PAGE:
Thursday, August 05, 2010

Book Review: Labor Day by Joyce Maynard

Labor Day by Joyce Maynard
Paperback, 272 Pages
Harper Perennial (August 3, 2010)

I received a copy of this book from the publisher in exchange for my participation in the TLC Book Tour.

Summary from the author's website:
With the end of summer closing in and a steamy Labor Day weekend looming in the town of Holton Mills, New Hampshire, thirteen-year-old Henry -- lonely, friendless, not too good at sports -- spends most of his time watching television, reading, and daydreaming about the soft skin and budding bodies of his female classmates. For company Henry has his long-divorced mother, Adele -- a onetime dancer whose summer project was to teach him how to foxtrot; his hamster, Joe; and awkward Saturday-night outings to Friendly's with his estranged father and new stepfamily. As much as he tries, Henry knows that even with his jokes and his "Husband for a Day" coupon, he still can't make his emotionally fragile mother happy. Adele has a secret that makes it hard for her to leave their house, and seems to possess an irreparably broken heart.

But all that changes on the Thursday before Labor Day, when a mysterious bleeding man named Frank approaches Henry and asks for a hand. Over the next five days, Henry will learn some of life's most valuable lessons: how to throw a baseball, the secret to perfect piecrust, the breathless pain of jealousy, the power of betrayal, and the importance of putting others -- especially those we love -- above ourselves. And the knowledge that real love is worth waiting for.

In a manner evoking Ian McEwan's Atonement and Nick Hornby's About a Boy, Joyce Maynard tells a story of love, sexual passion, painful adolescence, and devastating betrayal as seen through the eyes of a thirteen-year-old boy -- and the man he later becomes -- looking back on the events of a single long, hot, and life-altering weekend.
My Thoughts:
Joyce Maynard created an extremely intriguing book in Labor Day.  The story line was unlike anything that I had read before. Each of the characters were strong and the way that the author was able to recreate the thoughts of a 13 year old boy was quite impressive.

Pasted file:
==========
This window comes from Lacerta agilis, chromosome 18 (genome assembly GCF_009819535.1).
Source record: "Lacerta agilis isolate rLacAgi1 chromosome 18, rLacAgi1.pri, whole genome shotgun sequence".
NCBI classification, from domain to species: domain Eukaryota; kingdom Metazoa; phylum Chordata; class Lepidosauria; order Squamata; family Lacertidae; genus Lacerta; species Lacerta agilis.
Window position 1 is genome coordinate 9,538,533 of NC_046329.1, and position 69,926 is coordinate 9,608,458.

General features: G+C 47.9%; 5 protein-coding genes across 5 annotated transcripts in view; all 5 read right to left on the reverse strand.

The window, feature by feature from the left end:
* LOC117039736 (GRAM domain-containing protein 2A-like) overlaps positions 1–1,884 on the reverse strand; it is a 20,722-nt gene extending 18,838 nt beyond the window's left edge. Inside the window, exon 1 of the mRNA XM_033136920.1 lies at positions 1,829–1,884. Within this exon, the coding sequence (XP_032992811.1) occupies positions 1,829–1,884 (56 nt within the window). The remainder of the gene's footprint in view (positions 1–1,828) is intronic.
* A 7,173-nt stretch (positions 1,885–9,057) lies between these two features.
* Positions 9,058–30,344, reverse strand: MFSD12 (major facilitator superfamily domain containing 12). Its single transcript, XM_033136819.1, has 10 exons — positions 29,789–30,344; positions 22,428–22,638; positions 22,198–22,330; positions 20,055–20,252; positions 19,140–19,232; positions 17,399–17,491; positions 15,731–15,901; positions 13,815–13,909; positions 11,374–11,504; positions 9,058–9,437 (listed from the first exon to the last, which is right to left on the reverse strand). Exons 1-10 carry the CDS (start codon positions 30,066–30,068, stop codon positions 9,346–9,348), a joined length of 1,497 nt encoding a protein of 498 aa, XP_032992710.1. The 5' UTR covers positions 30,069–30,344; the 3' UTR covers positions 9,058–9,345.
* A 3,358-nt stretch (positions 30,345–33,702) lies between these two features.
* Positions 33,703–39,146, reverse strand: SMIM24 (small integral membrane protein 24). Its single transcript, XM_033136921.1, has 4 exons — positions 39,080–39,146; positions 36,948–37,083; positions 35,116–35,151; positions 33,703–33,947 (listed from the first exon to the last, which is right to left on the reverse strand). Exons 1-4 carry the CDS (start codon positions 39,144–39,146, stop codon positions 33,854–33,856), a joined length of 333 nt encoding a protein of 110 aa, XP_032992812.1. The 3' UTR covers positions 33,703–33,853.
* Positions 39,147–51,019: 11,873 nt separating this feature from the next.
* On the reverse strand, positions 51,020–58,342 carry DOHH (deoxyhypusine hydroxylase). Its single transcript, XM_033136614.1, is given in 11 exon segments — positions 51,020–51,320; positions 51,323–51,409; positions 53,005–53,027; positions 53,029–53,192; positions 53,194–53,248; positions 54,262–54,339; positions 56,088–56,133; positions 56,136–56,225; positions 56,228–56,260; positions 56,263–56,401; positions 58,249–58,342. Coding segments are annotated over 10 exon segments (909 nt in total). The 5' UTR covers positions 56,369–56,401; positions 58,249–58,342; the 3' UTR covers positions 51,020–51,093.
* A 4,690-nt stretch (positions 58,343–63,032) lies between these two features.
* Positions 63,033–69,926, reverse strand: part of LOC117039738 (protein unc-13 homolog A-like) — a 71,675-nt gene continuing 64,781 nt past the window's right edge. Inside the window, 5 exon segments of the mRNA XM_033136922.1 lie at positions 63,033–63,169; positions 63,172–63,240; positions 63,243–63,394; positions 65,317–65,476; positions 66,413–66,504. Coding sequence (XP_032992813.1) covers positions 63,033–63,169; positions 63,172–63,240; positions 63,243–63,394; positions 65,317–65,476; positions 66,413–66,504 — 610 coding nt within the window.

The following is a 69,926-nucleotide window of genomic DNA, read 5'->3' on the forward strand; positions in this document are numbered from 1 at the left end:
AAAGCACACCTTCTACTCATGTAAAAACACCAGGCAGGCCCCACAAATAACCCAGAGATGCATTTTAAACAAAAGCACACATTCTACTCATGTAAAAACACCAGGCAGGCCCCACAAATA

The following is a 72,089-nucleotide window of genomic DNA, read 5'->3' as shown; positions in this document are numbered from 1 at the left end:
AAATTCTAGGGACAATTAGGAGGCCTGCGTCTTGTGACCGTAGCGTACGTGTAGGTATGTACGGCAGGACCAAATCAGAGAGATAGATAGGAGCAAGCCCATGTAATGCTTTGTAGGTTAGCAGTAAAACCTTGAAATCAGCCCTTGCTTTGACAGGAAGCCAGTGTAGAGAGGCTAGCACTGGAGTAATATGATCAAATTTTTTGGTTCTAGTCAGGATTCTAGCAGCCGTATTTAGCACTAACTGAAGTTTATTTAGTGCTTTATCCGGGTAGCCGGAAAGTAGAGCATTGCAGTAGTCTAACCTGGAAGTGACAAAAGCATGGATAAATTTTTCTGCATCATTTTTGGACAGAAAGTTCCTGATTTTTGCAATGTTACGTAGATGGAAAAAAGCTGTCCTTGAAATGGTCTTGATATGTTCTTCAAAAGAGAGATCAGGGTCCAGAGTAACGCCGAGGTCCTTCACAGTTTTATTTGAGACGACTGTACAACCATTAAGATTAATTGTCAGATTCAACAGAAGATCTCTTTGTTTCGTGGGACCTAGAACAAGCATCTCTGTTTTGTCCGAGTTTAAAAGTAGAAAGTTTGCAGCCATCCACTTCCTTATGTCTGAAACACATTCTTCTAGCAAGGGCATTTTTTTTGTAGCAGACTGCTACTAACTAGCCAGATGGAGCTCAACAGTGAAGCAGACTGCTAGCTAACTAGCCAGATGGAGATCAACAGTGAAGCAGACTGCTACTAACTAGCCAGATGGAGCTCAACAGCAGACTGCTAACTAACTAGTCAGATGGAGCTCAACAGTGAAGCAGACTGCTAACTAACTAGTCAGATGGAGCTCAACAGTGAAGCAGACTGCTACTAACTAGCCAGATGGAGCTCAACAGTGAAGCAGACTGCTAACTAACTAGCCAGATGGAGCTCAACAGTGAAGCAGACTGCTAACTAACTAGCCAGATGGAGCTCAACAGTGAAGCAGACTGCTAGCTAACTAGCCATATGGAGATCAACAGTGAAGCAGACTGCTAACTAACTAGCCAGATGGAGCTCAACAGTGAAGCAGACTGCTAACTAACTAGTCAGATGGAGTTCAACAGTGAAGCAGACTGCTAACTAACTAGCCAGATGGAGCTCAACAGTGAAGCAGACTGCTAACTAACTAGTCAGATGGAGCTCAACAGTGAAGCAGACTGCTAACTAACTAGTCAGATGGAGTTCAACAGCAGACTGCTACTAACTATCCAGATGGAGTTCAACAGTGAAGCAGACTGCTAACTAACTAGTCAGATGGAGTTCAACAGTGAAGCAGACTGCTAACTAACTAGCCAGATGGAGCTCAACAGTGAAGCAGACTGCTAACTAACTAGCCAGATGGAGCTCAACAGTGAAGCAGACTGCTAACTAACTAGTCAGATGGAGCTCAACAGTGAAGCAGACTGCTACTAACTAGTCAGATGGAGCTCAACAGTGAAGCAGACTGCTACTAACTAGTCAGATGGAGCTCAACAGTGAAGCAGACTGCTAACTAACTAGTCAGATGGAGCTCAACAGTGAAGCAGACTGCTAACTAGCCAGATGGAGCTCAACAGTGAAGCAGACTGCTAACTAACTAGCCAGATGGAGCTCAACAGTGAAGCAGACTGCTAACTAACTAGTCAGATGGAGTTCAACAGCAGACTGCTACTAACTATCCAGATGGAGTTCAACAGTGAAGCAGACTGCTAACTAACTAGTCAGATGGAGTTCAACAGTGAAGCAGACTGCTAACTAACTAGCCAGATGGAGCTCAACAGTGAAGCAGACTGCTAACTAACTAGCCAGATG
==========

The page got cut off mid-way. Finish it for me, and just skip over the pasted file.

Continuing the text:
Henry's mother, while strange and wounded, created an interesting life for Henry.  I think that she taught Henry about love an acceptance in an unconventional way.  Frank's character also taught Henry things that he needed to learn as a growing boy and it seemed that it helped Henry to be a stronger person.  Henry was lacking so many things in his life before Frank arrived - his relationship with his own father and his mother's hermit-like life let Henry be open to what Frank had to teach him.  Labor Day really worked as a coming of age story.

The plot of the book did require me to suspend a bit of reality and attempt to block thoughts on what I would have done in Henry or Adele's situation.  The uniqueness of the story and the strength of the characters that Maynard created made that much easier.  I enjoyed Labor Day very much and recommend it to fiction lovers drawn to complex family stories, and young people navigating the challenges of growing up.

Thanks so much to Trish and TLC Book Tours for the opportunity to read and review Labor Day!

Please take an opportunity to check out these additional stops on the TLC Book Tour for Labor Day:
Thursday, July 22nd: Jenn’s Bookshelves

Monday, July 26th: Café of Dreams
Wednesday, July 28th: Rundpinne
Monday, August 2nd: Book Chatter
Tuesday, August 3rd: Jo-Jo Loves to Read!
Wednesday, August 4th: excess baggage
Friday, August 6th: Stiletto Storytime
Monday, August 9th: Alison’s Book Marks
Tuesday, August 10th: Lisa’s Yarns
Wednesday, August 11th: Bookstack
Thursday, August 12th: The 3 R’s: Reading, ‘Riting, and Randomness

For more on Joyce Maynard, please listen into her interview on Blog Talk Radio with Book Club Girl on August 30th at 7:00pm ET. 

Blog Note: I am an Amazon Associate. I will make a small profit if you purchase a book after following one of the links in this post. Profits will be used to support giveaways and site maintenance.

1 comment:

  1. It is hard to take yourself out of the story and not analyze the characters actions based on what you yourself would have done. I'm glad you were able to do that here though, and to enjoy the characters and their story. Thanks for being a part of the tour!